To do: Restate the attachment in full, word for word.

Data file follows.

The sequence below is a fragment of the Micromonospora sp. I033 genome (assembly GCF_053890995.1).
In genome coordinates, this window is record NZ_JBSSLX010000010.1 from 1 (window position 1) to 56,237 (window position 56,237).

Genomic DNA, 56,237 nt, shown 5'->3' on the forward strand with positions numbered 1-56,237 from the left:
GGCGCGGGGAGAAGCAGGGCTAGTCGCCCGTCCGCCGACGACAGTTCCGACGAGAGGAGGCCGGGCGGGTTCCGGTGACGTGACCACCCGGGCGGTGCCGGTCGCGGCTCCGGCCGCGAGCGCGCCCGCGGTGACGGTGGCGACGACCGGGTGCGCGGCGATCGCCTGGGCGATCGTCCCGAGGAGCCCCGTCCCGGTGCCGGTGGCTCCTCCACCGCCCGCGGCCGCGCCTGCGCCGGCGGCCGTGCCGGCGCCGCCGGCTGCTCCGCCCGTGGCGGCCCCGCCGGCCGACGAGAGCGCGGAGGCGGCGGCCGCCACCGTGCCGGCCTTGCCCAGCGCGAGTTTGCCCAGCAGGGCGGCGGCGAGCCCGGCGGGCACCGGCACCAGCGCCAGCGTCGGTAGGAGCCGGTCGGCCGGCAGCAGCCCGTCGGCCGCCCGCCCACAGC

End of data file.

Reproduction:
The sequence below is a fragment of the Micromonospora sp. I033 genome (assembly GCF_053890995.1).
In genome coordinates, this window is record NZ_JBSSLX010000010.1 from 1 (window position 1) to 56,237 (window position 56,237).

Genomic DNA, 56,237 nt, shown 5'->3' on the forward strand with positions numbered 1-56,237 from the left:
GGCGCGGGGAGAAGCAGGGCTAGTCGCCCGTCCGCCGACGACAGTTCCGACGAGAGGAGGCCGGGCGGGTTCCGGTGACGTGACCACCCGGGCGGTGCCGGTCGCGGCTCCGGCCGCGAGCGCGCCCGCGGTGACGGTGGCGACGACCGGGTGCGCGGCGATCGCCTGGGCGATCGTCCCGAGGAGCCCCGTCCCGGTGCCGGTGGCTCCTCCACCGCCCGCGGCCGCGCCTGCGCCGGCGGCCGTGCCGGCGCCGCCGGCTGCTCCGCCCGTGGCGGCCCCGCCGGCCGACGAGAGCGCGGAGGCGGCGGCCGCCACCGTGCCGGCCTTGCCCAGCGCGAGTTTGCCCAGCAGGGCGGCGGCGAGCCCGGCGGGCACCGGCACCAGCGCCAGCGTCGGTAGGAGCCGGTCGGCCGGCAGCAGCCCGTCGGCCGCCCGCCCACAGC